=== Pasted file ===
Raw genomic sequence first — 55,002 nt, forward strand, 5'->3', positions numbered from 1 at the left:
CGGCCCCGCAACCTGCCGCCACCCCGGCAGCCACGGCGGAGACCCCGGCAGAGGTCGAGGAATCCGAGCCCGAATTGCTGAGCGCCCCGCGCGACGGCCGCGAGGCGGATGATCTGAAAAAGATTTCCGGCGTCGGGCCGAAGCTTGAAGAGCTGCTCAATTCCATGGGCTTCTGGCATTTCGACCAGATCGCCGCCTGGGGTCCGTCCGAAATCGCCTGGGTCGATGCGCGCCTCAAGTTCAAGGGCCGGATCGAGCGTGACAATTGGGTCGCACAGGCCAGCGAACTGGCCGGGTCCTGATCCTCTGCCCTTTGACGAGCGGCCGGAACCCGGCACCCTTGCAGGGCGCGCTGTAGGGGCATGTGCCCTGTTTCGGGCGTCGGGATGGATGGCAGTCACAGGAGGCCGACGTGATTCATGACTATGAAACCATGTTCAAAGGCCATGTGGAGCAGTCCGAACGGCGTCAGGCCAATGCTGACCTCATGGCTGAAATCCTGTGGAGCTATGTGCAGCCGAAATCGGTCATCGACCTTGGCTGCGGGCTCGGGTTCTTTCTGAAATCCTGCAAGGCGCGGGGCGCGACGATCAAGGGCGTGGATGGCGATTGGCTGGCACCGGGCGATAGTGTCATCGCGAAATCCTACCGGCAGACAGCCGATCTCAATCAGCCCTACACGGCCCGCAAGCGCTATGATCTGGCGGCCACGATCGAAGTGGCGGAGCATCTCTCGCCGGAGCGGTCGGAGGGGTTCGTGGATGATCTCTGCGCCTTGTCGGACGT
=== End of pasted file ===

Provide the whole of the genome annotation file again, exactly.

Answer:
Raw genomic sequence first — 55,002 nt, forward strand, 5'->3', positions numbered from 1 at the left:
CGGCCCCGCAACCTGCCGCCACCCCGGCAGCCACGGCGGAGACCCCGGCAGAGGTCGAGGAATCCGAGCCCGAATTGCTGAGCGCCCCGCGCGACGGCCGCGAGGCGGATGATCTGAAAAAGATTTCCGGCGTCGGGCCGAAGCTTGAAGAGCTGCTCAATTCCATGGGCTTCTGGCATTTCGACCAGATCGCCGCCTGGGGTCCGTCCGAAATCGCCTGGGTCGATGCGCGCCTCAAGTTCAAGGGCCGGATCGAGCGTGACAATTGGGTCGCACAGGCCAGCGAACTGGCCGGGTCCTGATCCTCTGCCCTTTGACGAGCGGCCGGAACCCGGCACCCTTGCAGGGCGCGCTGTAGGGGCATGTGCCCTGTTTCGGGCGTCGGGATGGATGGCAGTCACAGGAGGCCGACGTGATTCATGACTATGAAACCATGTTCAAAGGCCATGTGGAGCAGTCCGAACGGCGTCAGGCCAATGCTGACCTCATGGCTGAAATCCTGTGGAGCTATGTGCAGCCGAAATCGGTCATCGACCTTGGCTGCGGGCTCGGGTTCTTTCTGAAATCCTGCAAGGCGCGGGGCGCGACGATCAAGGGCGTGGATGGCGATTGGCTGGCACCGGGCGATAGTGTCATCGCGAAATCCTACCGGCAGACAGCCGATCTCAATCAGCCCTACACGGCCCGCAAGCGCTATGATCTGGCGGCCACGATCGAAGTGGCGGAGCATCTCTCGCCGGAGCGGTCGGAGGGGTTCGTGGATGATCTCTGCGCCTTGTCGGACGT